132 - 1 Kasemsarn P, Ngarmpiyasakul C, Phongpanich S, Pulkasisri N. Baby-friendly hospital: how to sustain? Journal of the Medical Association of Thailand 1995;78(7):362­8. 133 - 1 Sobczyk W, Hazel N, Reed CD, Ciarroccki B, Cohen S, Varga D. Health Promotion Schools of Excellence: a model program for Kentucky and the nation. Journal of the Kentucky Medical Association 1995;93(4):142­7.
114 - 1 Champion V, Huster G. Effect of interventions on stage of mammography adoption. Journal of Behavioral Medicine 1995;18(2):169­87. 115 - 1 Anderson AS, Campbell DM, Shepherd R. The influence of dietary advice on nutrient intake during pregnancy. British Journal of Nutrition 1995;73(2):163­77. 117 - 1 Weinrich SP, Weinrich MC, Stromborg MF, Boyd MD, Weiss HL. Using elderly educators to increase colorectal cancer screening. Gerontologist 1993;33(4):491­6. 118 - 1 McIntosh NA, Clark NM, Howatt WF. Reducing tobacco smoke in the environment of the child with asthma: a cotinine-assisted, minimal-contact intervention. Journal of Asthma 1994;31(6):453­62.
135 - 1 Sciacca JP, Dube DA, Phipps BL, Ratliff MI. A breast feeding education and promotion program: effects on knowledge, attitudes, and support for breast feeding. Journal of Community Health 1995;20(6):473­90. 136 - 1 Girgis A, Sanson-Fisher RW, Tripodi DA, Golding T. Evaluation of interventions to improve solar protection in primary schools. Health Education Quarterly 1993;20(2):275­87. 137 - 1 Taddio A, Ito S, Einarson TR, Leeder JS, Koren G. Effect of counseling on maternal reporting of adverse effects in nursing infants exposed to antibiotics through breast milk. Reproductive Toxicology 1995;9(2):153­7.
120 - 1 Shope JT, Kloska DD, Dielman TE, Maharg R.
139 - 1 Kirkman MS, Weinberger M, Landsman PB,
Longitudinal evaluation of an enhanced alcohol
Samsa GP, Shortliffe EA, Simel DL, Feussner JR.
misuse prevention study (AMPS) curriculum for
A telephone-delivered intervention for patients
46
grades six-eight. Journal of School Health 1994;64(4):160­6.
with NIDDM. Effect on coronary risk factors. Diabetes Care 1994;17(8):840­6.
Health Technology Assessment 1999; Vol. 3: No. 1
140 - 1 Gritz ER, Carr CR, Rapkin D, Abemayor E, Chang LJ, Wong WK, Belin TR, Calcaterra T, Robbins KT, Chonkich G, Beumer J, Ward PH. Predictors of long-term smoking cessation in head and neck cancer patients. Cancer Epidemiology, Biomarkers and Prevention 1993;2(3):261­70.
157 - 1 Greenberg RA, Strecher VJ, Bauman KE, Boat BW, Fowler MG, Keyes LL, Denny FW, Chapman RS, Stedman HC, LaVange LM, Glover LH, Haley NJ, Loda FA. Evaluation of a home-based intervention program to reduce infant passive smoking and lower respiratory illness. Journal of Behavioral Medicine 1994;17(3):273­90.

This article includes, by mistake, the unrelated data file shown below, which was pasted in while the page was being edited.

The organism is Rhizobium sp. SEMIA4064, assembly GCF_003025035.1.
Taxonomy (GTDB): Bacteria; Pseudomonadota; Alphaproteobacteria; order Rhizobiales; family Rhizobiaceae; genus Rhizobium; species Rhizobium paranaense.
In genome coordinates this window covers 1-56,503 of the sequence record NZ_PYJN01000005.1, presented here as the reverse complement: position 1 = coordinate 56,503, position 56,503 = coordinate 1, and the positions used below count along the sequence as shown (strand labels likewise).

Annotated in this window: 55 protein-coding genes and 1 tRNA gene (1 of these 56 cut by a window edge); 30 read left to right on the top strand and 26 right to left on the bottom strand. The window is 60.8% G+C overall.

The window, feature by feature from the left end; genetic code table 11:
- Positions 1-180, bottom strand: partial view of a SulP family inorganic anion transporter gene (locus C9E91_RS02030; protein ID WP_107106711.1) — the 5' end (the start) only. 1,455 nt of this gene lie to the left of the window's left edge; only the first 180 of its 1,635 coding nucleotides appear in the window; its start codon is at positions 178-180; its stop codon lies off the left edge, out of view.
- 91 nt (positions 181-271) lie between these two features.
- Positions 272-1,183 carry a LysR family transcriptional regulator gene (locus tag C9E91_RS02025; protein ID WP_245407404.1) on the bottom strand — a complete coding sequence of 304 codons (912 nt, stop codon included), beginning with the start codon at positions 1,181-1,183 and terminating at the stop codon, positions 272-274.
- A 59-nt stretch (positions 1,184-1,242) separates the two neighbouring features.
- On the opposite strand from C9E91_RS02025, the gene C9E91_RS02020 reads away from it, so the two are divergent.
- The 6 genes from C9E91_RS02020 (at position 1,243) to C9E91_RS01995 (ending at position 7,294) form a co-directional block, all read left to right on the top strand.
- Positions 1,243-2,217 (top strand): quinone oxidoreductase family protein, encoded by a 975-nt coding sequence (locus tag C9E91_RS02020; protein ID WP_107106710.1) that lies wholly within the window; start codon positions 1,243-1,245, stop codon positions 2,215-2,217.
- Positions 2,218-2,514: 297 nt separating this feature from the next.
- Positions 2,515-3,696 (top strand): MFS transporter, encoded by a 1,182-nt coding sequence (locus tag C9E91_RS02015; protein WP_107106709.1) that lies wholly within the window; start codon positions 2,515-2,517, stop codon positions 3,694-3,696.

142 - 1 Ingold FR, Toussirt M. Transmission of HIV among drug addicts in three French cities: implications for prevention. Bulletin on Narcotics 1993;45(1):117­34. 143 - 1 McFall SL, Michener A, Rubin D, Flay BR, Mermelstein RJ, Burton D, Jelen P, Warnecke RB. The effects and use of maintenance newsletters in a smoking cessation intervention. Addictive Behaviors 1993;18(2):151­8. 145 - 1 Santi SM, Cargo M, Brown KS, Best JA, Cameron R. Dispositional risk factors for smoking-stage transitions: a social influences program as an effect modifier. Addictive Behaviors 1994;19(3):269­85. 146 - 1 Ohmit SE, Furumoto-Dawson A, Monto AS, Fasano N. Influenza vaccine use among an elderly population in a community intervention. American Journal of Preventive Medicine 1995;11(4):271­6.
158 - 1 Strecher VJ, Kreuter M, Den Boer DJ, Kobrin S, Hospers HJ, Skinner CS. The effects of computer-tailored smoking cessation messages in family practice settings. Journal of Family Practice 1994;39(3):262­70. 158 - 2 Strecher VJ, Kreuter M, Den Boer DJ, Kobrin S, Hospers HJ, Skinner CS. The effects of computer-tailored smoking cessation messages in family practice settings. Journal of Family Practice 1994;39(3):262­70. 159 - 1 Miller RL. Assisting gay men to maintain safer sex: an evaluation of an AIDS service organization's safer sex maintenance program. AIDS Education and Prevention 1995;7(5 Suppl): 48­63. 161 - 1 Muller O, Sarangbin S, Ruxrungtham K, Sittitrai W, Phanuphak P. Sexual risk behaviour reduction associated with voluntary HIV counselling and testing in HIV infected patients in Thailand. AIDS Care 1995;7(5):567­72.